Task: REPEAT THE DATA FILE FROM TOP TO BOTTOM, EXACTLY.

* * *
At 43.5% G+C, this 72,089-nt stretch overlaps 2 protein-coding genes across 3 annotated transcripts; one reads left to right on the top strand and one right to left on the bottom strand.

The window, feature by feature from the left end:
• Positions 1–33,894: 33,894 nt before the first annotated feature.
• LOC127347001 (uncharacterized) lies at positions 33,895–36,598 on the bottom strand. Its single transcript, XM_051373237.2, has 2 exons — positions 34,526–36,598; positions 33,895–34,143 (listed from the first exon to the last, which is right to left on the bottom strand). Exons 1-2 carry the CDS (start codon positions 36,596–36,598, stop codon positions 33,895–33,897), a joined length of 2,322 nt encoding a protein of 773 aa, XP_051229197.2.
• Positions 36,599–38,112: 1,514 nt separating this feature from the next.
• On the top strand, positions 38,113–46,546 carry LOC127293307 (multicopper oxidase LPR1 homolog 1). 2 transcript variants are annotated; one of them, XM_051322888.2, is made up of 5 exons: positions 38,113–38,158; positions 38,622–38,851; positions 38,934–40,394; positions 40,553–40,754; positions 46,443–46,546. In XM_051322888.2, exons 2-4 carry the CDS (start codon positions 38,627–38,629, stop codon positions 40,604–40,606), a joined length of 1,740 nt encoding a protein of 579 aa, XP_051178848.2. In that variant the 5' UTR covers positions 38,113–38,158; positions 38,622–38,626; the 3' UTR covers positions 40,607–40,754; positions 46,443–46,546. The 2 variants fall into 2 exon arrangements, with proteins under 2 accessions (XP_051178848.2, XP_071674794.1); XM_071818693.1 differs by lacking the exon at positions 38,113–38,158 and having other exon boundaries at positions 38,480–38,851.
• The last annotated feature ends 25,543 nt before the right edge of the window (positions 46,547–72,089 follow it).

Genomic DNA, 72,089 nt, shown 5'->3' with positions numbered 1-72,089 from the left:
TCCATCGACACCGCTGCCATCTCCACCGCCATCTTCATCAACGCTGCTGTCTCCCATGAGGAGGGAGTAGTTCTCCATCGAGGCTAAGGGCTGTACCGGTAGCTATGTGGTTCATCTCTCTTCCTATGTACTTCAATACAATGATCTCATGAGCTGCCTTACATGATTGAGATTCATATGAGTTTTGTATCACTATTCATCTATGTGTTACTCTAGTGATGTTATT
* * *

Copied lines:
At 43.5% G+C, this 72,089-nt stretch overlaps 2 protein-coding genes across 3 annotated transcripts; one reads left to right on the top strand and one right to left on the bottom strand.

The window, feature by feature from the left end:
• Positions 1–33,894: 33,894 nt before the first annotated feature.
• LOC127347001 (uncharacterized) lies at positions 33,895–36,598 on the bottom strand. Its single transcript, XM_051373237.2, has 2 exons — positions 34,526–36,598; positions 33,895–34,143 (listed from the first exon to the last, which is right to left on the bottom strand). Exons 1-2 carry the CDS (start codon positions 36,596–36,598, stop codon positions 33,895–33,897), a joined length of 2,322 nt encoding a protein of 773 aa, XP_051229197.2.
• Positions 36,599–38,112: 1,514 nt separating this feature from the next.
• On the top strand, positions 38,113–46,546 carry LOC127293307 (multicopper oxidase LPR1 homolog 1). 2 transcript variants are annotated; one of them, XM_051322888.2, is made up of 5 exons: positions 38,113–38,158; positions 38,622–38,851; positions 38,934–40,394; positions 40,553–40,754; positions 46,443–46,546. In XM_051322888.2, exons 2-4 carry the CDS (start codon positions 38,627–38,629, stop codon positions 40,604–40,606), a joined length of 1,740 nt encoding a protein of 579 aa, XP_051178848.2. In that variant the 5' UTR covers positions 38,113–38,158; positions 38,622–38,626; the 3' UTR covers positions 40,607–40,754; positions 46,443–46,546. The 2 variants fall into 2 exon arrangements, with proteins under 2 accessions (XP_051178848.2, XP_071674794.1); XM_071818693.1 differs by lacking the exon at positions 38,113–38,158 and having other exon boundaries at positions 38,480–38,851.
• The last annotated feature ends 25,543 nt before the right edge of the window (positions 46,547–72,089 follow it).

Genomic DNA, 72,089 nt, shown 5'->3' with positions numbered 1-72,089 from the left:
TCCATCGACACCGCTGCCATCTCCACCGCCATCTTCATCAACGCTGCTGTCTCCCATGAGGAGGGAGTAGTTCTCCATCGAGGCTAAGGGCTGTACCGGTAGCTATGTGGTTCATCTCTCTTCCTATGTACTTCAATACAATGATCTCATGAGCTGCCTTACATGATTGAGATTCATATGAGTTTTGTATCACTATTCATCTATGTGTTACTCTAGTGATGTTATT